India in Crisis Over U.S. Nuke Deal

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Correction Amended Aug. 24, 2007

Last month, after two years of wrangling, India and the U.S. finalized the details of an agreement on civilian nuclear cooperation that seemed to be worth the wait. Under the accord, India will be allowed to trade with all legitimate nuclear states for the nuclear fuel and technology the energy-starved nation desperately needs to keep its booming economy on track. In exchange, New Delhi agrees to put its civilian nuclear program under international safeguards. Its nuclear weapons program, meanwhile, is allowed to continue unimpeded, though India has agreed to work with the U.S. towards an international fissile material cut-off treaty. It's a foreign policy triumph that wins India a seat at the nuclear high table while allowing it to refrain from signing the Nuclear Non-Proliferation Treaty. The U.S., in return, gets brownie points for bringing two-thirds of India's reactors under IAEA safeguards and, more importantly, forges closer ties with a country it sees as key to balancing China's rising influence in Asia. The deal, many security and nuclear experts say, is more than India could have hoped for.

India's left-wing parties don't agree. Long suspicious of American intentions, they say the deal — based on U.S. legislation known as the Hyde Act of 2006, which includes a nonbinding proviso that India's foreign policy be aligned with that of the U.S. — compromises India's sovereignty. Now, that opposition has brought Prime Minister Manmohan Singh's government to the brink of collapse. With 59 seats in India's 552-member lower house of Parliament, the leftists, including the powerful Communist Party of India (Marxist), have been a significant outside partner in the ruling Congress Party-led coalition. On Monday, the leftists accepted Singh's offer to set up an expert panel to study the agreement. But they insisted the government must first stop negotiations with the Nuclear Suppliers Group, which governs matters of nuclear trade, and the International Atomic Energy Agency, whose blessings are necessary to make the deal a reality.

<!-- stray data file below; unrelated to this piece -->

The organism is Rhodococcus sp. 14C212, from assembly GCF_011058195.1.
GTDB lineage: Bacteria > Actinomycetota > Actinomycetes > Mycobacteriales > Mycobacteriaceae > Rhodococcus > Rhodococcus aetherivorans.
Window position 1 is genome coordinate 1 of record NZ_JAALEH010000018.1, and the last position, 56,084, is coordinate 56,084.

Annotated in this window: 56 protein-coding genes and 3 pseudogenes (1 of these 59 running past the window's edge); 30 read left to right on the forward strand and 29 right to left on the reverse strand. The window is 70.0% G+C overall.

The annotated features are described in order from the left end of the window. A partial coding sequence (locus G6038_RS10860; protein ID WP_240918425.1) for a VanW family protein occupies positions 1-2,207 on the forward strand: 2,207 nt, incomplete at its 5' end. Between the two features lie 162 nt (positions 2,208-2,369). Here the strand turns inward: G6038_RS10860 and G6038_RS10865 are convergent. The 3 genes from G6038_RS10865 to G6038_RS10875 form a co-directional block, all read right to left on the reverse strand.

That's a condition the government refuses to accept. "Our government is committed to the development of nuclear energy," Singh said on Tuesday. "All political parties should appreciate this vital national interest."

It's possible the political brouhaha may force an early election, although that's something none of the key political parties want at this stage. More likely, the dispute will leave India stuck with a lame-duck government, hamstrung by its erstwhile left-wing partners. That would have a chilling effect on India's vital economic liberalization plans — labor reform, the privatization of state-run enterprises and the loosening of restrictions on foreign direct investment — all of which the leftist parties have opposed in the past. If the nuclear deal fails, India will have lost more than just entry into the nuclear regime: with its own house in disarray, it will lose much of the credibility it has laboriously built up in the international community as an aspiring great power.

The biggest gainer, in that case, will be China. It has voiced concerns over the growing ties between Washington and New Delhi, which it views as a challenge to its own regional ambitions, and has reportedly been discussing a deal mirroring the Indo-U.S. agreement to allow India's arch-rival Pakistan access to nuclear fuel and technology. Some in India say the leftist parties are playing right into China's hands. "What is remarkable about the left's self-view of India is how weak they think the country is," says media commentator and political analyst Manoj Joshi. "They may do well to remember that India — with its nuclear-tipped armed forces, 8 percent-plus growth rate and burgeoning foreign exchange reserves — has never been stronger."

The original version of this story incorrectly stated that India had committed to help set up a missile technology control regime as part of its agreement with the United States. India has agreed to abide by existing missile control regimes and to work with the U.S. on a treaty to control the trade of fissile materials.